The Trump administration took yet another hatchet to Barack Obama’s legacy on Iran — this time on the sanctions that the former president lifted as part of the Iran nuclear agreement.
According to Fox News, the Trump administration announced Friday that the last round of sanctions that were lifted as part of the deal would be reinstated on the Islamic Republic on Nov. 5.
— Donald J. Trump (@realDonaldTrump) November 2, 2018
“It is aimed at depriving the regime of the revenue that it uses to spread and destruction around the world,” Secretary of State Mike Pompeo said. “Our ultimate aim is to compel Iran to permanently abandon its well-documented outlaw activities and behave as a normal country.”
Particularly, the sanctions will target Iran’s crude oil exports and will penalize countries that don’t stop importing oil and foreign companies that do business with certain Iranian entities.
“Reimposing sanctions will cut off revenues the regime uses to bankroll terrorist groups, foment global instability, fund nuclear and ballistic missile programs, and enrich its leaders,” a briefing from the White House read.
The administration will reportedly be granting eight waivers to countries “to temporarily import Iranian oil because they’ve worked with the administration and reduced their imports,” according to Fox News.
United Against Nuclear Iran has encouraged sanctions to be levied on the country. They welcomed the decision but said that the waivers were a poor decision and that there were still issues that needed to be ironed out.
“We encourage the Trump administration to fulfill the promise of a maximum pressure campaign — no exceptions– until Iran permanently and verifiably changes its behavior,” chairman Joe Lieberman and CEO Mark Wallace said in a joint statement, according to The Hill.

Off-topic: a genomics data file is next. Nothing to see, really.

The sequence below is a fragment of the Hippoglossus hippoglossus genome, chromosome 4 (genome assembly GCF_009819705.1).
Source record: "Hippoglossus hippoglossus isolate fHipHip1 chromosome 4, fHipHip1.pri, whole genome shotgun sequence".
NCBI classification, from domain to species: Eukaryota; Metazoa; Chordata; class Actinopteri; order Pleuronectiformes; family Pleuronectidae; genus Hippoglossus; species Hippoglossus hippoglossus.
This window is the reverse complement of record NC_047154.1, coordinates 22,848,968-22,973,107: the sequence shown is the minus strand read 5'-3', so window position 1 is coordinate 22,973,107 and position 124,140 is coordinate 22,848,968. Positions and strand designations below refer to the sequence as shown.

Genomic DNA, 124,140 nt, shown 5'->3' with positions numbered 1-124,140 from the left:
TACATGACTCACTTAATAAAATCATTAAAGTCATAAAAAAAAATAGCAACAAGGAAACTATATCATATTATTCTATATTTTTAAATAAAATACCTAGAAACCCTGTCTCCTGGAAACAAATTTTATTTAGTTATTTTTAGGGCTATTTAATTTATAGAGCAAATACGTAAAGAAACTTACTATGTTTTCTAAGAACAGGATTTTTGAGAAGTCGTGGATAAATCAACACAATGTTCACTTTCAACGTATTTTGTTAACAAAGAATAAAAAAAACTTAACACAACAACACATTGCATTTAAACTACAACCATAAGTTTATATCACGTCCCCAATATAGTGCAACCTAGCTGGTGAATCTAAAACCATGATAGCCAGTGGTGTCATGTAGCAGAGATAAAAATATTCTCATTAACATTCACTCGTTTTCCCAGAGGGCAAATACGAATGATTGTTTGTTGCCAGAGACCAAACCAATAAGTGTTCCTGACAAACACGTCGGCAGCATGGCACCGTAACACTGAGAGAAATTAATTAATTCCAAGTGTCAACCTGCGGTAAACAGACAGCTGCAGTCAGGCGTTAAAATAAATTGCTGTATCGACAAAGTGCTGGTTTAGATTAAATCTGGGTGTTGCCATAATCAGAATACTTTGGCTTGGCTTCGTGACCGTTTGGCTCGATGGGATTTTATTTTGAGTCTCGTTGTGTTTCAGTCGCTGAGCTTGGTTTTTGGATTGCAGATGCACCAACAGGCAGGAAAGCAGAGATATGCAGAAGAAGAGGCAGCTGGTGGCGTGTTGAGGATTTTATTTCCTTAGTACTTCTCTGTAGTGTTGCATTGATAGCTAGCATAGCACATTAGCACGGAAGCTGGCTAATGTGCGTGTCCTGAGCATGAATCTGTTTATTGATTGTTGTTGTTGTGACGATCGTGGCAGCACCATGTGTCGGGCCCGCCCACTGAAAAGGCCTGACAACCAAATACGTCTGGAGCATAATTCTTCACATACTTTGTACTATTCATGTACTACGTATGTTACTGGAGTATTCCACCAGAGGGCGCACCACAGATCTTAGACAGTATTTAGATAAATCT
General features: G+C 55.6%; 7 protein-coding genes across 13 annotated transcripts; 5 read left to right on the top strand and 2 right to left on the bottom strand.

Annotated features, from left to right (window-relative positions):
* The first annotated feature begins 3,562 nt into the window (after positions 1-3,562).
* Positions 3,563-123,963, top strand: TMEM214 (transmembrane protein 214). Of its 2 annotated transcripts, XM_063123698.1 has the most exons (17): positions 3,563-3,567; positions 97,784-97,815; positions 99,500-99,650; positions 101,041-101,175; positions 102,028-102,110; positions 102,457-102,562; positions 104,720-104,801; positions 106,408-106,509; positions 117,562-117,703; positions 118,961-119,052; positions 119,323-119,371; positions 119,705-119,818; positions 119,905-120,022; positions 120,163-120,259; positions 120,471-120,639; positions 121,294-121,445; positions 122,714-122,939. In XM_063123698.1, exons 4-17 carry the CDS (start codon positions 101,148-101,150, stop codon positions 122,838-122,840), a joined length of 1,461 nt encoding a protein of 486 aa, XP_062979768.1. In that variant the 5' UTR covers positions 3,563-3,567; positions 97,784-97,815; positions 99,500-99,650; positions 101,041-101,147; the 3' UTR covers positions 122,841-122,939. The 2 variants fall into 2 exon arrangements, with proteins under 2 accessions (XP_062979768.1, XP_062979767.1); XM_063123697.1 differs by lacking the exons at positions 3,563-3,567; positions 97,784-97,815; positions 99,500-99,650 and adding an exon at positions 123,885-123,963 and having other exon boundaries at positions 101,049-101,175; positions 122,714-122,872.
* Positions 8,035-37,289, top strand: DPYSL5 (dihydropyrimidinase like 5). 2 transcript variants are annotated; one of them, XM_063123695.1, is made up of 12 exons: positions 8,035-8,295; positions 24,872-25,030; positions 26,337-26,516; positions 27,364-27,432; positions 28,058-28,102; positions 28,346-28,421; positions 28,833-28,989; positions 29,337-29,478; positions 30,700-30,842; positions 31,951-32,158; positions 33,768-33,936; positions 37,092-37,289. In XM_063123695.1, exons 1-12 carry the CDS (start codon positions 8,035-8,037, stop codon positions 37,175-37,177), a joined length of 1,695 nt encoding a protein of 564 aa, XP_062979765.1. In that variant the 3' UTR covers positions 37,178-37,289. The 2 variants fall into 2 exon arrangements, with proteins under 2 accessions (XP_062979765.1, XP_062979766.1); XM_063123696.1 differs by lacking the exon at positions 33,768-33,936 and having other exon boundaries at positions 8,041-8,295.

“Oil and gas firms, including those from friendly countries like India, South Korea and Japan, should not be granted sanctions waivers.”
The reimposition of sanctions is the latest move by the Trump administration that seeks to go back to the state of things before the Obama administration’s Iran deal, which removed most sanctions in return for a supposed halt to nuclear development.
In August, Trump announced the reimposition of sanctions and his intent that “all remaining United States nuclear-related sanctions will resume effective November 5, 2018,” according to a White House media pool report.
“The United States is fully committed to enforcing all of our sanctions, and we will work closely with nations conducting business with Iran to ensure complete compliance,” the report read.
“Individuals or entities that fail to wind down activities with Iran risk severe consequences.”
The White House briefing said that the reimposition of all sanctions lifted under the Iran nuclear deal on Monday “will be the toughest sanctions regime ever imposed on Iran.”
New sanctions and more threats against those that break them are a step in the right direction, particularly when you consider how this could bring Iran back to the table.
If it does, Trump could yet again prove that the art of the deal can work out.
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